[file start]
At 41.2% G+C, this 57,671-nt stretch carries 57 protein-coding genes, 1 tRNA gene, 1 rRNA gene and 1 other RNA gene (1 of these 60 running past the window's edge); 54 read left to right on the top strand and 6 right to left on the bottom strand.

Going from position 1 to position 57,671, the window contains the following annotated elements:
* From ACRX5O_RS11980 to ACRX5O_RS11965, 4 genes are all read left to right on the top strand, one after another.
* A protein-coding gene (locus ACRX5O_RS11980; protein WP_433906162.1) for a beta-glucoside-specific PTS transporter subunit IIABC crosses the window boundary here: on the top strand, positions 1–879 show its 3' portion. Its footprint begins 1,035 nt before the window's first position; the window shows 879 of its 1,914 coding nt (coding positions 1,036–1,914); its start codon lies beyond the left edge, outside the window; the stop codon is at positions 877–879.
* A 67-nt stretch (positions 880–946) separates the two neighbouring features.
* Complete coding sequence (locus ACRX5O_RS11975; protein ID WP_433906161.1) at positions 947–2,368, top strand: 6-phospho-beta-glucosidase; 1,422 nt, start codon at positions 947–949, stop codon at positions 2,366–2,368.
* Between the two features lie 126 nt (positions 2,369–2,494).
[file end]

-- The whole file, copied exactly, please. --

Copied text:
At 41.2% G+C, this 57,671-nt stretch carries 57 protein-coding genes, 1 tRNA gene, 1 rRNA gene and 1 other RNA gene (1 of these 60 running past the window's edge); 54 read left to right on the top strand and 6 right to left on the bottom strand.

Going from position 1 to position 57,671, the window contains the following annotated elements:
* From ACRX5O_RS11980 to ACRX5O_RS11965, 4 genes are all read left to right on the top strand, one after another.
* A protein-coding gene (locus ACRX5O_RS11980; protein WP_433906162.1) for a beta-glucoside-specific PTS transporter subunit IIABC crosses the window boundary here: on the top strand, positions 1–879 show its 3' portion. Its footprint begins 1,035 nt before the window's first position; the window shows 879 of its 1,914 coding nt (coding positions 1,036–1,914); its start codon lies beyond the left edge, outside the window; the stop codon is at positions 877–879.
* A 67-nt stretch (positions 880–946) separates the two neighbouring features.
* Complete coding sequence (locus ACRX5O_RS11975; protein ID WP_433906161.1) at positions 947–2,368, top strand: 6-phospho-beta-glucosidase; 1,422 nt, start codon at positions 947–949, stop codon at positions 2,366–2,368.
* Between the two features lie 126 nt (positions 2,369–2,494).